Sharing the Trails -

There are few places in the USA that offer such inspiring and spectacular scenery than New Mexico.  To make the most of your trail riding adventures, be prepared and take precautions.  Most of all, be courteous and friendly to your fellow trail users.  You create the image that hiker or biker will have about all horsemen in the future.

Most importantly: don’t get too hung up on protocol.  Many people you meet on the trail may not know the trail convention that everyone yields to horses, or have had any prior exposure to horses.  Even though hikers and bikers are supposed to yield to horse traffic, whenever you can, step your horse off the trail and stand at a right angle facing the trail.  You may have the right of way, but it’s friendlier and makes the other trail users feel more comfortable if you yield when you can, plus this is the safest position for your horse to be in.

Go out of your way to talk to the people you are passing even when you are in the middle of a conversation with other riders in your group.  Just commenting on the weather, wind, or whatever is an icebreaker.  Also, horses are less likely to be suspect if they hear conversation taking place back and forth.  Complement their animals, if they have any.  If your horse is friendly and calm ask if a kid would like to pat the horse, or if they would like you to stand for a minute so their dog might be introduced to horses.

When passing people going in the same direction, never overtake them by surprise.  The best approach is to call out a greeting from behind so they know you are there.  If it is a wide area and you think you can safely pass, always tell the people your intentions verbally with enough time so they can react or prepare (e.g. “coming thru on your left”; “I’d like to scoot by on your right”).  Never lope up on, or past a group of riders that might be green or that has green horses.  Many unfinished horses will bolt.

Preparing for the Trail
Groundwork, groundwork, groundwork.   Be prepared to be out there.  Begin at home to introduce scary things (by driving, rather than leading) then progressing to obstacles from the saddle.  Recruit a friend with a bicycle, stroller, or yappy dog.  Create a mud hole as a water obstacle and use a blue tarp on the ground for de-sensitizing.  Also, practicing one-rein stops, vocal commands, balanced seat, etc. will keep you safer on trail.  Discuss with your friends, where your horse might have issues so they are aware.  Do some “training rides” with sympathetic friends exposing your horse to some of the same obstacles practiced at home. While you should not expect your friends to help you trail-break your horse, everyone needs a sound lead horse to introduce a younger/less experienced horse or rider to trail surprises.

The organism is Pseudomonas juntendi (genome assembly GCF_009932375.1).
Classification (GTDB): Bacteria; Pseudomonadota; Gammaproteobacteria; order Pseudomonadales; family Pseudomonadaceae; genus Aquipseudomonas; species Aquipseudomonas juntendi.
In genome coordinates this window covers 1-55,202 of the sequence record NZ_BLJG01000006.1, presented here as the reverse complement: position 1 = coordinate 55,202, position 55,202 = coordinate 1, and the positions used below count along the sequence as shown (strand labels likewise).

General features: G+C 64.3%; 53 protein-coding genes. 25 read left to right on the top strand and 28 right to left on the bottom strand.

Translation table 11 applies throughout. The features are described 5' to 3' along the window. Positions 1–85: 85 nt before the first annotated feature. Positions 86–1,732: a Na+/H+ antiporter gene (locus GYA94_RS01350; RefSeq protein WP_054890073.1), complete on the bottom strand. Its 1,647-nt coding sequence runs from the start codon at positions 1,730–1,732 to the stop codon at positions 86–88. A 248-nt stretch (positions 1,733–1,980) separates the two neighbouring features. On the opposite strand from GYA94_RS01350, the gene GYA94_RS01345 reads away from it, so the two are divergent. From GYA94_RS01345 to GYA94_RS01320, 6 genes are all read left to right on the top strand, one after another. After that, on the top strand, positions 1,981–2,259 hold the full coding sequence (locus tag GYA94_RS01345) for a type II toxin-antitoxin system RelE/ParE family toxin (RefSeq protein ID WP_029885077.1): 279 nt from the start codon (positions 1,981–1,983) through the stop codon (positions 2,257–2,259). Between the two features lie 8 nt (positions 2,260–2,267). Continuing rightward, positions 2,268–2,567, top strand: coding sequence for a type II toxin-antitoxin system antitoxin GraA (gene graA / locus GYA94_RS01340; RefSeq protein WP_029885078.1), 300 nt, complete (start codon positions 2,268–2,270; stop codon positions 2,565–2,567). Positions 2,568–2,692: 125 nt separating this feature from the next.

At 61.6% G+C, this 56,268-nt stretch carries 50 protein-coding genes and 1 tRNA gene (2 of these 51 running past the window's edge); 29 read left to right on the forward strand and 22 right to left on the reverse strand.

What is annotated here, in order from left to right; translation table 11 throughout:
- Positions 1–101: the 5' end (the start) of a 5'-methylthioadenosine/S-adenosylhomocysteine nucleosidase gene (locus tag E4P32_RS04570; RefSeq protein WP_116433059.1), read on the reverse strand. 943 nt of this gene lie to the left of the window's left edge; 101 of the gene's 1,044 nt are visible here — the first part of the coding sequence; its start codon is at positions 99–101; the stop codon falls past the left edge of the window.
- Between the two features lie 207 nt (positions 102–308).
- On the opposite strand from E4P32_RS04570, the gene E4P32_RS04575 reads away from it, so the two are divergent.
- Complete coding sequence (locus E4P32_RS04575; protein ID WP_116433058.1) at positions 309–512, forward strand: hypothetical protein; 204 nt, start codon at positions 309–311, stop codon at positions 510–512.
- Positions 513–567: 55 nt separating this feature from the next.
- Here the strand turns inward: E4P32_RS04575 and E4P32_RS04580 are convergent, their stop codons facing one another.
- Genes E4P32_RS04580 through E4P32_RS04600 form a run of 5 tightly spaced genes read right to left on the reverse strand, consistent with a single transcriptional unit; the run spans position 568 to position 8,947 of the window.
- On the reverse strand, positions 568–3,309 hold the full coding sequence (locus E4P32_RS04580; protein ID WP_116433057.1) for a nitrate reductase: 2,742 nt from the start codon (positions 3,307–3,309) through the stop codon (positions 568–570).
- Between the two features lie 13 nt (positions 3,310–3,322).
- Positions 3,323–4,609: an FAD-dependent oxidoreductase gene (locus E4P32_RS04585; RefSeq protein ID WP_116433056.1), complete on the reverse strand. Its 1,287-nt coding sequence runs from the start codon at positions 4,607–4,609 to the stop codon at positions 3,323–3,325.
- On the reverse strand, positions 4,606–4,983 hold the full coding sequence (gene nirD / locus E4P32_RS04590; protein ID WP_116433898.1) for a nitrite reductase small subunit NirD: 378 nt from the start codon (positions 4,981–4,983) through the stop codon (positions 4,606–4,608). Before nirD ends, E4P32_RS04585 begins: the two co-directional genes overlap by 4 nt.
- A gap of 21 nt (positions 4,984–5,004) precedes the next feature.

Choose the right trail.  Green horses might need to work up to busy, multi-use trails on a weekend.  On trail, look ahead and to the sides to anticipate problems.  Avoid tail-gating or lagging behind if possible.  If any rider spots a dog, car, bicyclist, etc., they should call to the rest of the party.  Talk to the other user, be friendly, stay calm, smile.  Every ride is a training session.

Lastly, don’t get out there until your horse is in condition, the is horse properly fitted with hoof gear for the terrain you will encounter, and be sure to offer your horse drinking water before, during and after a ride.

Discussing Horses with Fellow Trail Users

If you have friends that bike or hike, share with them these keys to preventing horse flare-ups:
1.  If you see a horse coming, do not to hide behind trees or rocks.  Horses interpret this as stalking and it will spook even the most seasoned horse.
2. Keep talking – let the horse(s) hear human voices so they know there is nothing to be afraid of.
3. Ask if you might pet a horse before you approach it.
4. Manage all dogs.  Unleashed dogs that are not familiar with horses react in many ways – most of which can be scary to a horse.

Once prepared, get out there, have fun, and enjoy all the landscapes New Mexico has to offer.

Special thanks to Karen Denison, Beth Longanecker, Betsy Walker and Jarratt Applewhite for their input of valuable trail information.

This article was posted by Cheryl Fallstead

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